Top 4 Java Web Frameworks Revealed: Real Life Usage Data of Spring MVC, Vaadin, GWT and JSF
In 2015, we surveyed 2164 Java developers to see the tools, frameworks and assorted Java technologies they were using to develop applications in Java.
While we have had more recent reports since then, the 2015 survey results help to show just how much preferences have changed in the last 5 years. In this report, we look at which web frameworks were most used in 2015, and look at some other interesting statistics that you may not have considered. Let's dive in!
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Web Frameworks in Use
Back in May, we launched what proved to be our most popular investigation into Java developers tools and technologies: The Java Tools and Technologies Landscape for 2014. Propelled by a rush of charitable feelings, precisely 2164 JVM developers responded to the survey–each response donated 0.50 USD to Child’s Play, a charity that gives sick children game consoles to pass the time while sick.
One of the most popular subjects that we regularly cover has to do with Java Web Frameworks–after all, it’s one of the most active and fragmented technology segments out there. One in 10 devs we talked to doesn’t use any web frameworks at all, and one in five developers uses among 40 or web frameworks that aren’t even in the top 8 most used out there. What the heck is going on here?!
Here is what we’ll look at today:
- How many developers use multiple frameworks?
- Breakdowns for the top 4 frameworks compared to the average results (e.g. what % of Spring MVC users also use Vaadin?)
Let’s get started!
Nearly one-third (32%) of developers use more than one framework
Java web frameworks are one of the few technology segments we looked into that really features complementary tools–as you can see, 57% use only 1 framework and 32% of all respondents (including those that use nothing) said they use 2 or more frameworks. That goes up to 36% when we eliminate non-users. As if to emphasize the fragmentation of this area, we see different results when we break it down based on the 4 frameworks we’re looking at today.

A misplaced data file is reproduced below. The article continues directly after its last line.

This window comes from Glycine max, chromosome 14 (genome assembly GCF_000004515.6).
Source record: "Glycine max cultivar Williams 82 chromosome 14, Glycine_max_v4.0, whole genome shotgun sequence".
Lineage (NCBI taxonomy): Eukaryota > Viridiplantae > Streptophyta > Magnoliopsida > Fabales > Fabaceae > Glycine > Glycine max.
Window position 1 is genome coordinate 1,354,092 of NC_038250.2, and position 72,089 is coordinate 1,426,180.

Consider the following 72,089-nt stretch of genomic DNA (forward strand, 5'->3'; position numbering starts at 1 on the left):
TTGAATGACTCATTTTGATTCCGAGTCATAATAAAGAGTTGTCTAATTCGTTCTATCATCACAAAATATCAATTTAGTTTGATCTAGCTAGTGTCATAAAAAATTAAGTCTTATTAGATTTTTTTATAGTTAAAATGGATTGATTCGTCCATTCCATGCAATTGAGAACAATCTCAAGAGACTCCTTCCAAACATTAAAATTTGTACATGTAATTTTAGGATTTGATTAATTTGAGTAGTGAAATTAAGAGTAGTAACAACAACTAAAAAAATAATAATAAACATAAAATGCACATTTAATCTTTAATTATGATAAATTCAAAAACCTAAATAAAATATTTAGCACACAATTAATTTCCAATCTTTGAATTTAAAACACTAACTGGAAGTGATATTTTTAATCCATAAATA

What % of specific framework users use more than one framework?
- Spring MVC – 54%
- JSF – 54%
- Vaadin – 54%
- GWT – 70%
It would seem that GWT is not the single framework of choice for our respondents. Let’s dig deeper into the figures for these four frameworks.
What percentage of a framework’s users also use something else?
Spring MVC users are strongly aligned with the overall findings–with Spring MVC in use by 40% of developers that use a web framework, this is not surprising. The top 4 frameworks used by Spring MVC users are JSF, Vaadin, GWT and Grails. Like a presidential election, we found the breakdown pretty much even: 54% of Spring MVC users also use another framework, but 46% stick only with Spring. Here are some other notable findings related to Spring MVC users:
- Grails is the holy grail – Grails among Spring MVC users is 57% higher than the average, which is sensible considering that SpringSource acquired G2One, the company behind Groovy, back in 2008.
- Struts 1 & 2 increased by nearly as much – The usage of Struts 1 & 2 among Spring MVC users is 54% higher than the average–16.2% compared to 10.5%. So, here are those Struts users that were considerably more prevalent in 2012! If these are mainly long-term Spring Framework users, then we can see the residual effect of the once-dominant Struts.
- GWT one-third more popular – GWT usage among Spring MVC users is 34% higher than the average. In our previous coverage of Java Web Frameworks, we identified Spring and GWT as fitting together naturally, complementing each other’s strengths and reducing the deficiencies.
With the dominant positions generally held by Spring, Vaadin, GWT, they are still aligned with expectations, but among JSF users we see a resurgence in what some developers might think of “legacy frameworks” (perhaps “mature” is better): Seam especially, but also Struts 1 & 2 and Wicket are more highly represented among the JSF crowd, while newer players like Grails and Play 2 are less commonly used. Notably, we can see that: